That brings us to uncertainty in the grain markets and subsequent influence on the feeder cattle market. As noted last month: “…late-planting coupled with challenging soil conditions will also negatively influence yields. That, too, will be an unknown that lingers well into late fall. And finally, given the late nature of planting, total harvest percentage will also be vulnerable. Bottom line: This year’s crop is loaded with uncertainty. Markets hate uncertainty – thus volatility will be the rule, rather than the exception, through the summer.”
All that was confirmed by USDA’s June acreage report. Most notably, the agency released the report estimating 91.7 million corn acres planted in 2019, versus the June WASDE estimate of 89.8 million acres earlier in the month. USDA subsequently announced a new survey would be initiated in July.
In other words, the final number isn’t the final number. That leaves traders grappling with some sort of solid estimate and anxiously anticipating the July WASDE report scheduled for July 11.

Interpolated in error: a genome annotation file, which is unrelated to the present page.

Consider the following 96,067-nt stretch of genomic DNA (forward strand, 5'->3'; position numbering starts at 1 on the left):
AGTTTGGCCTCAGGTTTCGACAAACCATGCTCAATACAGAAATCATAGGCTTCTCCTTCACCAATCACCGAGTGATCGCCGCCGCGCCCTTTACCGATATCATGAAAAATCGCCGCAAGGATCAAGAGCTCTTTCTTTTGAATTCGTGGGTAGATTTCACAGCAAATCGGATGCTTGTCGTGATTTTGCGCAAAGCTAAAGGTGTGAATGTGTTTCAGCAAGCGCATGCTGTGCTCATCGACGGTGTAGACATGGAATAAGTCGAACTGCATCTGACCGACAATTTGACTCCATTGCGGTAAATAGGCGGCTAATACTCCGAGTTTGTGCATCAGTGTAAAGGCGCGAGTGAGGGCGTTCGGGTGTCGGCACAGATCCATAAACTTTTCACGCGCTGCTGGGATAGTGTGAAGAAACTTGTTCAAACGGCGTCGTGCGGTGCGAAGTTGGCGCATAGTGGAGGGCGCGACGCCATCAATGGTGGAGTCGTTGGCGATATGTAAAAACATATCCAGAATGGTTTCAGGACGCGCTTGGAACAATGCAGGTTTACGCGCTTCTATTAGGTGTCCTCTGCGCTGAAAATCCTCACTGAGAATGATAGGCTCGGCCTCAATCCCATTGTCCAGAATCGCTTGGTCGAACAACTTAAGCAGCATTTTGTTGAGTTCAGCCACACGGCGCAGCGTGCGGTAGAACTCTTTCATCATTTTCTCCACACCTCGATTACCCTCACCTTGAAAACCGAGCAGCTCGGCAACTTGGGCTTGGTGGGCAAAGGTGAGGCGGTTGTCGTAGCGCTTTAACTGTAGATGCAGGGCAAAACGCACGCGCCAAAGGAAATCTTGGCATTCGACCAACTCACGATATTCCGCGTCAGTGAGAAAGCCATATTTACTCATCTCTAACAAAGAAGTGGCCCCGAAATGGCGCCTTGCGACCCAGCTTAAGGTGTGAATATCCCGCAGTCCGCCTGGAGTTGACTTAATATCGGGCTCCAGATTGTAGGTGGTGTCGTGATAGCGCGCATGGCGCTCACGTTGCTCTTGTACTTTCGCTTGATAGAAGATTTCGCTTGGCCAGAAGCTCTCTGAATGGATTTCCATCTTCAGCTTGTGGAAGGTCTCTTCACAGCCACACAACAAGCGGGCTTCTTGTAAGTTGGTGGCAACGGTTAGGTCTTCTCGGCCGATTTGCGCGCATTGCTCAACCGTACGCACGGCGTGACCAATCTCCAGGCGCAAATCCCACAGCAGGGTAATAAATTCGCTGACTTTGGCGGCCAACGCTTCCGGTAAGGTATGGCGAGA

The feeder cattle market will have to march uphill against that external noise into the fall. Meanwhile, cattle feeders have also had a tough year and not anxious to bet on the come (Figure 4). While the fall feeder cattle contracts have regained some ground from lows established earlier in the month (~$133 per cwt), they’re still a long way from contract highs established earlier in the spring. Cow/calf producers are advised to be careful marketers of this year’s calf crop.
All this uncertainty underscores the importance of objective information and considerations around risk management. Industry At A Glance has published a series of columns to provide some meaningful background on the nuts and bolts of futures markets. And as always, it highlights the importance of investing time and resources to acquire objective information. That’s a worthwhile investment! It leads to increased likelihood of good decision-making and laying the foundation for business success.
Speer serves as an industry consultant and is based in Bowling Green, Ky. Contact him at firstname.lastname@example.org